Friday, 20 August 2010

Saved by the doll

Today the dollies waggled down the catwalk. Those scruffy, worn out rag dolls, home-made years ago on a tired toddler afternoon while the rain poured down.

While I have sank, they have endured. I could learn from their embroidery smiles, their sewn-on pink noses, their glued open felt eyes, if I wasn't driven half mad by the love they attract.

And what love! If only that was mine! You have beautiful hair. You look fantastic in this dress.

I could spit. And such devotion and attention is brought to mend all their tiny wounds in their stretchy fabric skin; one by one, thread and glue and wire. Recovering, they have soft beds to recline on, covers, pillows and cuddles. Jealous, I call them the Arseface dollies, and whisper cruel words at their sewn up mouths after bedtime.

They travel everywhere with us, those dollies, squashed into sacks and bags, cases and boxes. Out they burst at every destination; thrown into Northumberland rockpools, tossed towards Suffolk clouds, rolled down Dorset hills. Dirtier, scruffier, bent in more places, every time. Loved just as before.

I let them stay, and endure them, because I can make them a sacrifice to my god of education. I show a page on how your breathing works. Squirrel quietly steals her rag doll away, opens her up, and performs surgery. Vanessa now has a wine cork for a brain, a red bead for a heart, and two glitter pom poms for lungs. I discover her in intensive care and talk arterial veins and pleural cavities. Squirrel, horrified, grabs her dolly and flees. But I hear on the doctor net that soon she is to acquire a balloon for a bladder. Oh the fun to be had, squeezing out pee! Covertly, I shall work on kidneys, and make up a song about excretion. And wombs. The arseface dollies should know what it is to have a womb cut about and pieces of it thrown away.

Of course I have threatened to throw the dollies out. Time and time again. You don't need them anymore. You're aged ten. Isn't that enough?

And still the dollies stay. They laugh at me and swing by their plaited string hair. They curl up their boneless arms. They twirl on their pointed painted toes, where the stuffing falls out, and the stitches break open. Silently, I think one day I'll shove you in a plastic bag, and hide you behind the sink, where you can't be found. Then I'll wrestle back the love that should be mine. And when you, teenage daughter, abuse me in my old age, I shall recover your doll, waggle it at your boyfriend, and watch your face.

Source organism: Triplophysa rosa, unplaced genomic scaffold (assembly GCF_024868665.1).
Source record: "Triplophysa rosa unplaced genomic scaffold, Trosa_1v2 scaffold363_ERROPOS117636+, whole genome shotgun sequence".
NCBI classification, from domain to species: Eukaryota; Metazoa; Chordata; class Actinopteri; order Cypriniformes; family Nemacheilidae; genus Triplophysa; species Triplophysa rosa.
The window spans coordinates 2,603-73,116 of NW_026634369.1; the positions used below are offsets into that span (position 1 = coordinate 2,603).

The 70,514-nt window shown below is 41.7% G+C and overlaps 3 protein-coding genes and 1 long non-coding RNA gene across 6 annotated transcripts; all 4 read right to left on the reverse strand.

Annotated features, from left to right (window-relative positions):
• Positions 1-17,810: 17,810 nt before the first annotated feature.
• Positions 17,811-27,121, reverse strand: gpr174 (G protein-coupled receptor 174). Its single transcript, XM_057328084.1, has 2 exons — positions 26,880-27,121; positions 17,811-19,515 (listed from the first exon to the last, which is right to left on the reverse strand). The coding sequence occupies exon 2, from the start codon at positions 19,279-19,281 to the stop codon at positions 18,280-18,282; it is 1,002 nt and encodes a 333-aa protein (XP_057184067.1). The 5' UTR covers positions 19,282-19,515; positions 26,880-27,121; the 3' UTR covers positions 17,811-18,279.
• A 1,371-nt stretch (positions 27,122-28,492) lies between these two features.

But I take it all back. There's a place in my mouth I keep especially to chew on words I speak, words I eat up again, and don't spit out, no matter how unpleasant the taste.

The rag dolls save the day. Tiger leaves aside her unhappiness. She sits with Squirrel for hours, cutting up fabric, snip, snip, snip; stitching it together, sew, sew, sew; making little dresses for the little dollies; all their new clothes, ever so many, so much enjoyment, so much satisfaction; torn up fabric off the shoulders, pinned at the waist, tied with a knot at the back. They take to the catwalk, fabric unattached, fraying, dropping off, pieces all held together by Tiger's little hand, with a joyful laugh and a happy face. Twirl around your thick string hair, point your unstitched toes, and take a bow, rag doll.

Because they are the best rag dolls I ever did see.

8 comments:

Retiredandcrazy said...

You sound melancholoy grit. Send those pesky rag dolls on the London to New York overland trip with me. I'll straighten them up!

Sugarplum Kawaii said...

I still have a scruffy rag doll from around 1970. I had 'right-on' parents ('till me Dad did the off )so dolly is of an unknown ethnic origin, made with Orange and Brown psychedelic printed fabric.... by hand with a potato.

Big mamma frog said...

Awww...your posts recently have been so sad I haven't known what to put in the comments box. So...er...yeah.

Sugarplum - I was just wondering why your doll had a potato...Duh. I think I'm a bit dim tonight.

ladybirdcook said...

this sounds so much better, even if the arsefaces have taken over.

my eldest only has the hat of her doll left. Or better, my eldest only has the holes in the hat of her doll left. And the smell. We are not allowed to wash it so it holds the smells of every tummy bug and wet bed of 13 years of love. I'm scared of the thing and find it slightly insulting that she rather holds that than gets a hug off me.

Deb said...

Dearest Grit. I think of you often and hope things are improving. It sounds as though they are, if only a little.

Such an adventure - once they get fully immersed, they'll fuss at you when it's time to leave...motherhood is a giant no-win situation, isn't it?

Rachel M. said...

Hey Grit, here's a video that might cheer you up. In fact you've likely already seen it because people in the UK are outraged. A women walks down a street, sees a cat, stops, looks around then drops the cat into a trash bin. Now I love my 3 cats but there is something macabre that has me laughing in stitches, or maybe its lunacy from severe sleep shortage

http://news.gather.com/viewArticle.action?articleId=281474978467770

sharon said...

Hooray for the Arseface Dollies! Long may they endure. So happy to hear that finally something has brought a smile back to Tiger's face. My younger son still has his softy dogs. They have been with him since he was 3 months old, and boy, does it show. They are almost bald, have one ear between the two of them (the others were twiddled to pieces) and not a lot of stuffing but they endure. He's 26 now so I think the Arsefaces have a long way to go yet ;-)

Grit said...

hi folks, thank you for your comments. i am so pleased to hear of other cuddly toys never thrown away. now i think it is all normal, and not the outcome of psychosis. hooray for blogging!